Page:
Bakuchiol is one of the latest buzz ingredients on the natural skincare scene. It’s definitely trendy, and as such bakuchiol skincare is highly sought after by many when they are choosing skincare that helps to fight against the signs of ageing.
Bakuchiol is a plant-based oil and is therefore both vegan and natural. These are of course great accolades, but we do need to be a little careful. Just because something is vegan and natural, doesn’t mean it’s automatically great for you or for the environment. It’s important that we weigh up the pros and cons of each ingredient so that we choose those which best fit our values overall, and find alternatives if they don’t.
The reason bakuchiol is getting such high praise is its use as an “anti-ageing” ingredient. It’s used for the same reasons that retinol and pro-retinol are used. That’s why it’s actually important to consider these two ingredients alongside each other, and explain why we’ve chosen to use pro-retinol in our skincare.
What is bakuchiol?
Bakuchiol is an oil which comes from a plant called babchi (Psoralea corylifolia) which is native to India. The oil is found in the leaves and seeds. It’s long been used in Ayurvedic traditional healthcare and ancient Chinese medicine to help tackle the signs of ageing. Being plant-based, it is of course vegan.
What does bakuchiol do?
Bakuchiol is a very effective antioxidant, mopping up free radicals which cause the visible signs of ageing. It’s very soothing to the skin and protects the skin from environmental stressors. Bakuchiol can also reduce the appearance of fine lines and other visible signs of ageing, such as wrinkles.
So it works in both a preventative and a treatment kind of way. As such, it is gaining a reputation for being a vegan and natural skincare ingredient that helps fight against the signs of ageing. Science is starting to really back up these attributes of bakuchiol.
Understandably, bakuchiol, at face value, may seem like an excellent alternative to retinoids, such as pro-retinol and retinol itself. This is particularly gaining traction because some people experience irritation when they start using retinol, whereas it would appear bakuchiol is kinder on sensitive skin.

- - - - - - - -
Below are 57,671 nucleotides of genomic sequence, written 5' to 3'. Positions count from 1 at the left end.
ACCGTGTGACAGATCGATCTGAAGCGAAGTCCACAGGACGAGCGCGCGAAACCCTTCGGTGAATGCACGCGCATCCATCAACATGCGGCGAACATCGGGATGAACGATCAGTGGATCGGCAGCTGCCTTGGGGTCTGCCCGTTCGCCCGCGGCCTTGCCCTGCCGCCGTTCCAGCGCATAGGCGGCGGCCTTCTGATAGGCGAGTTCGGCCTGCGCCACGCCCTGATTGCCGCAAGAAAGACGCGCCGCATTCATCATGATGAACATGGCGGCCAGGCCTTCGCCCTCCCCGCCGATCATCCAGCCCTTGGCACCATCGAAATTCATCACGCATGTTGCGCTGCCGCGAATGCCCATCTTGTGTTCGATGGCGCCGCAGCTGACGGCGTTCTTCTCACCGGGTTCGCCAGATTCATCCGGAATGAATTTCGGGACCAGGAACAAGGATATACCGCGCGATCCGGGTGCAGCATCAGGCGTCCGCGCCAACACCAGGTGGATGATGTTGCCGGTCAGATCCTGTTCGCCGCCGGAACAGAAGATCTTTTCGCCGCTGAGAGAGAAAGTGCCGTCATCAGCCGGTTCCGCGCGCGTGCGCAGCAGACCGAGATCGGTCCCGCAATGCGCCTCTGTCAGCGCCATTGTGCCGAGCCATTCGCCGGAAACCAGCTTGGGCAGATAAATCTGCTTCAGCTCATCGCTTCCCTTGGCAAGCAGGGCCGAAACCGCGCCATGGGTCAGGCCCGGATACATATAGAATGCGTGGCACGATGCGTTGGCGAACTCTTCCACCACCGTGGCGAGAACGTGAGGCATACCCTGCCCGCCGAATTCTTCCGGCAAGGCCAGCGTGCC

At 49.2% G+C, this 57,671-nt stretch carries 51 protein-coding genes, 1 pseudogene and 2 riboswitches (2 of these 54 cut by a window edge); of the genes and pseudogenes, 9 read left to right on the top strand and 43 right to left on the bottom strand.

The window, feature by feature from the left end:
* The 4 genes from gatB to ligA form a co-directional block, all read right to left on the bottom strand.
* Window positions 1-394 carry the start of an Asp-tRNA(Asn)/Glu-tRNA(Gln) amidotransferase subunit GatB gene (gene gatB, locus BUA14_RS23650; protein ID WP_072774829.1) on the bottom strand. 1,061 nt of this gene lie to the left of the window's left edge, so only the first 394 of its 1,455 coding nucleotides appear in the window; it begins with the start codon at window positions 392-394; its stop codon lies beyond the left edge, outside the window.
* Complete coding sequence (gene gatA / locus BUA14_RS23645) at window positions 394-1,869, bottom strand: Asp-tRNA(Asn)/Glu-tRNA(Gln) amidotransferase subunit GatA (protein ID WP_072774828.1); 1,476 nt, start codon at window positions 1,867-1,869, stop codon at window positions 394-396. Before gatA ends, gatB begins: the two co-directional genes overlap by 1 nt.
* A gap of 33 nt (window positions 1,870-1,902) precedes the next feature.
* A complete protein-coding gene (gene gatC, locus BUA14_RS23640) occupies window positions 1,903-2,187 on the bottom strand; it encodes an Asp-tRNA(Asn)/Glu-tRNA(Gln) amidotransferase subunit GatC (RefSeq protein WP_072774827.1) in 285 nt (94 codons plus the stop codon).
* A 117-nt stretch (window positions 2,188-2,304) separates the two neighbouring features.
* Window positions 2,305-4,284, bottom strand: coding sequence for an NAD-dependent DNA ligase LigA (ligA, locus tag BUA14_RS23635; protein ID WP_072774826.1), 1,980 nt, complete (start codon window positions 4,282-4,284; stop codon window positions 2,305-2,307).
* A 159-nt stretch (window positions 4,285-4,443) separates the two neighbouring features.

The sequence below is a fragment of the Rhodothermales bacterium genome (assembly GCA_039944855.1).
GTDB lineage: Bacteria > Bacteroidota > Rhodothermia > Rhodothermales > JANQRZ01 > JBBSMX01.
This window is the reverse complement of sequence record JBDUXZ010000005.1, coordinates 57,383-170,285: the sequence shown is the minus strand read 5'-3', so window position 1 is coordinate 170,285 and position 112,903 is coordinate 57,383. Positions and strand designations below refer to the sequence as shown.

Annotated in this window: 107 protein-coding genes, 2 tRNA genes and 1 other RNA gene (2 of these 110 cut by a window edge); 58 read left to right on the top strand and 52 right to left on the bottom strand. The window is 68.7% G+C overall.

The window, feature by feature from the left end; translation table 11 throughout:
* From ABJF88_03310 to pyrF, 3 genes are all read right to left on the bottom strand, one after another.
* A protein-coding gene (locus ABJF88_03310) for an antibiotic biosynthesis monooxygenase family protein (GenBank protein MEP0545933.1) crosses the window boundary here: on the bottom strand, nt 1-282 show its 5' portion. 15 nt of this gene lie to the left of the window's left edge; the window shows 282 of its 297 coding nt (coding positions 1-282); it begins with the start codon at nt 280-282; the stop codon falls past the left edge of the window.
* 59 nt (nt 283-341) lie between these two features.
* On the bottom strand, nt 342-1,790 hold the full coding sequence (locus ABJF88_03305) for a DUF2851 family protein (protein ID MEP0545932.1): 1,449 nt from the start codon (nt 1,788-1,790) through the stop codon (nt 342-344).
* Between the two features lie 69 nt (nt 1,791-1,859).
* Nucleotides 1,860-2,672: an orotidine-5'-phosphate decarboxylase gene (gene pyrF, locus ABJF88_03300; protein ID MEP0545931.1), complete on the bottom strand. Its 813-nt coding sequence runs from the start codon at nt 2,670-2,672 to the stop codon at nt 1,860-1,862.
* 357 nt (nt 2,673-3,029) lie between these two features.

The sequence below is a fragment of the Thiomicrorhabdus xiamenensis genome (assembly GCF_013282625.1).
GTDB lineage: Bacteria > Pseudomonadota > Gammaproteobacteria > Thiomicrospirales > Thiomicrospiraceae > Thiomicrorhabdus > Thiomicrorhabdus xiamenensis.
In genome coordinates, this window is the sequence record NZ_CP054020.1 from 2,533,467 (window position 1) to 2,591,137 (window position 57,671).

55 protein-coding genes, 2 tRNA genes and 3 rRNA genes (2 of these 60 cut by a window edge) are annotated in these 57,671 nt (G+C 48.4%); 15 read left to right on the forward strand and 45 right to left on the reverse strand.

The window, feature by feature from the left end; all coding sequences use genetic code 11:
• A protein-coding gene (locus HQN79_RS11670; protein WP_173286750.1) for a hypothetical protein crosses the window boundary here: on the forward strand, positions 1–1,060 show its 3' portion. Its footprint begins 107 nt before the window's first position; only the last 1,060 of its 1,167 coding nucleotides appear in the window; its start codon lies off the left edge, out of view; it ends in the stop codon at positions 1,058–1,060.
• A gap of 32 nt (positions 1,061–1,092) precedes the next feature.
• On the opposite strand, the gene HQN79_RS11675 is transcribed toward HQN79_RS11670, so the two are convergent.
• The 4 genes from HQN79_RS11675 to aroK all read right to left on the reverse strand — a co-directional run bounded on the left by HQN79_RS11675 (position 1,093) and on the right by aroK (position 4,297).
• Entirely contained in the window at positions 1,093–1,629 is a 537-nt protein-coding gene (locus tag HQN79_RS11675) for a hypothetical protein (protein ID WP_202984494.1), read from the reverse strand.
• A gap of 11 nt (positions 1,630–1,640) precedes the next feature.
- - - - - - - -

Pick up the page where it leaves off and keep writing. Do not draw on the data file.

Bakuchiol has been given the title ‘the natural alternative to retinol’. Some even say that it brings all of the benefits of retinol without any of the downsides. However, that’s a little short-sighted and doesn’t actually show the full picture.
To explain, we need to understand a little more about retinol.
What are retinoids?
Retinoids are derivatives of vitamin A that have long been favoured in skincare. This is because they protect the skin from, and combat the signs of, ageing. Additionally, retinoids are popular for combatting acne.
There are lots of different types of retinoid. Some are more intense than others, and some, like pro-retinol, are much gentler while delivering the same benefits.
Pro-retinol is a fat-soluble compound which comes from retinol. It’s worth saying that retinol and pro-retinol are often synthetic, but they are safe, effective and sustainable. Pro-retinol is also the most common form of vitamin A that’s found in human skin. It too is used in skincare to help minimise ageing and also to reduce the signs of it.
Pro-retinol has the edge on retinol for many reasons. We use pro-retinol in our products because it is sustainable and meets our values. On top of this, it is also milder, making it an excellent “anti-ageing” ingredient for all skin types, so it doesn’t tend to irritate the skin. Pro-retinol is stable, so it won’t biodegrade in sunlight.